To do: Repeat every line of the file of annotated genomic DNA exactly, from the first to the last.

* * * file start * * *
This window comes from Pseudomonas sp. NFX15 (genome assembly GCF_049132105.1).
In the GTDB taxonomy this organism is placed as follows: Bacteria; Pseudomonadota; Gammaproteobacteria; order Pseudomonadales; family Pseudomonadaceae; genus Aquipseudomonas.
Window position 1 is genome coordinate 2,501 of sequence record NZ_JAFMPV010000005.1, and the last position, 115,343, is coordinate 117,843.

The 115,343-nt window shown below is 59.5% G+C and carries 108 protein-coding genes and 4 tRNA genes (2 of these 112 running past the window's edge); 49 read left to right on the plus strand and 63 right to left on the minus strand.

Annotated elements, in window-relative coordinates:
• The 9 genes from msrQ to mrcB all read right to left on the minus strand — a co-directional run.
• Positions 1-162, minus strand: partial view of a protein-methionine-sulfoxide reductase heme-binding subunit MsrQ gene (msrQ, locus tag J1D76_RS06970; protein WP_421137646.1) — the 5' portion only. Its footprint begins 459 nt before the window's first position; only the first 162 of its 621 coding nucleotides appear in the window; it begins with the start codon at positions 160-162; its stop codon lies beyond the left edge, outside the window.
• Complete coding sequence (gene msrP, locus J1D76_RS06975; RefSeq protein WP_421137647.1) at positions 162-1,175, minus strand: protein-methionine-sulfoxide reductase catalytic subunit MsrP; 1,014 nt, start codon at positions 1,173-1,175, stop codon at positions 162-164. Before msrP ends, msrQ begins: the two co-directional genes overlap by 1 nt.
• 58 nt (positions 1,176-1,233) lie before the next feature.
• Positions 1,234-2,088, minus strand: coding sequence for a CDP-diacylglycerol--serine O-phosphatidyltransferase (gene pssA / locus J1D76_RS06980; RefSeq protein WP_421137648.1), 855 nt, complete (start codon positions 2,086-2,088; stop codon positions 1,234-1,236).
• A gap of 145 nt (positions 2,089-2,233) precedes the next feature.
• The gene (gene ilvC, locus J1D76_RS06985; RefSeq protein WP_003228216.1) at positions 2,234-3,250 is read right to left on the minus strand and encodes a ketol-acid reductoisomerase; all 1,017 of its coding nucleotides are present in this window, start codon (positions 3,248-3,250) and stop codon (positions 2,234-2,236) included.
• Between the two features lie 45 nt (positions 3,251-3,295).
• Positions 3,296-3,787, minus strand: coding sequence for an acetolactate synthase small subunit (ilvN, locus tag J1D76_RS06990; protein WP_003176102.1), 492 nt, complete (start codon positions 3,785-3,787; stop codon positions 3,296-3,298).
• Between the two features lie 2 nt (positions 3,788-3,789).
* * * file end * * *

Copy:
This window comes from Pseudomonas sp. NFX15 (genome assembly GCF_049132105.1).
In the GTDB taxonomy this organism is placed as follows: Bacteria; Pseudomonadota; Gammaproteobacteria; order Pseudomonadales; family Pseudomonadaceae; genus Aquipseudomonas.
Window position 1 is genome coordinate 2,501 of sequence record NZ_JAFMPV010000005.1, and the last position, 115,343, is coordinate 117,843.

The 115,343-nt window shown below is 59.5% G+C and carries 108 protein-coding genes and 4 tRNA genes (2 of these 112 running past the window's edge); 49 read left to right on the plus strand and 63 right to left on the minus strand.

Annotated elements, in window-relative coordinates:
• The 9 genes from msrQ to mrcB all read right to left on the minus strand — a co-directional run.
• Positions 1-162, minus strand: partial view of a protein-methionine-sulfoxide reductase heme-binding subunit MsrQ gene (msrQ, locus tag J1D76_RS06970; protein WP_421137646.1) — the 5' portion only. Its footprint begins 459 nt before the window's first position; only the first 162 of its 621 coding nucleotides appear in the window; it begins with the start codon at positions 160-162; its stop codon lies beyond the left edge, outside the window.
• Complete coding sequence (gene msrP, locus J1D76_RS06975; RefSeq protein WP_421137647.1) at positions 162-1,175, minus strand: protein-methionine-sulfoxide reductase catalytic subunit MsrP; 1,014 nt, start codon at positions 1,173-1,175, stop codon at positions 162-164. Before msrP ends, msrQ begins: the two co-directional genes overlap by 1 nt.
• 58 nt (positions 1,176-1,233) lie before the next feature.
• Positions 1,234-2,088, minus strand: coding sequence for a CDP-diacylglycerol--serine O-phosphatidyltransferase (gene pssA / locus J1D76_RS06980; RefSeq protein WP_421137648.1), 855 nt, complete (start codon positions 2,086-2,088; stop codon positions 1,234-1,236).
• A gap of 145 nt (positions 2,089-2,233) precedes the next feature.
• The gene (gene ilvC, locus J1D76_RS06985; RefSeq protein WP_003228216.1) at positions 2,234-3,250 is read right to left on the minus strand and encodes a ketol-acid reductoisomerase; all 1,017 of its coding nucleotides are present in this window, start codon (positions 3,248-3,250) and stop codon (positions 2,234-2,236) included.
• Between the two features lie 45 nt (positions 3,251-3,295).
• Positions 3,296-3,787, minus strand: coding sequence for an acetolactate synthase small subunit (ilvN, locus tag J1D76_RS06990; protein WP_003176102.1), 492 nt, complete (start codon positions 3,785-3,787; stop codon positions 3,296-3,298).
• Between the two features lie 2 nt (positions 3,788-3,789).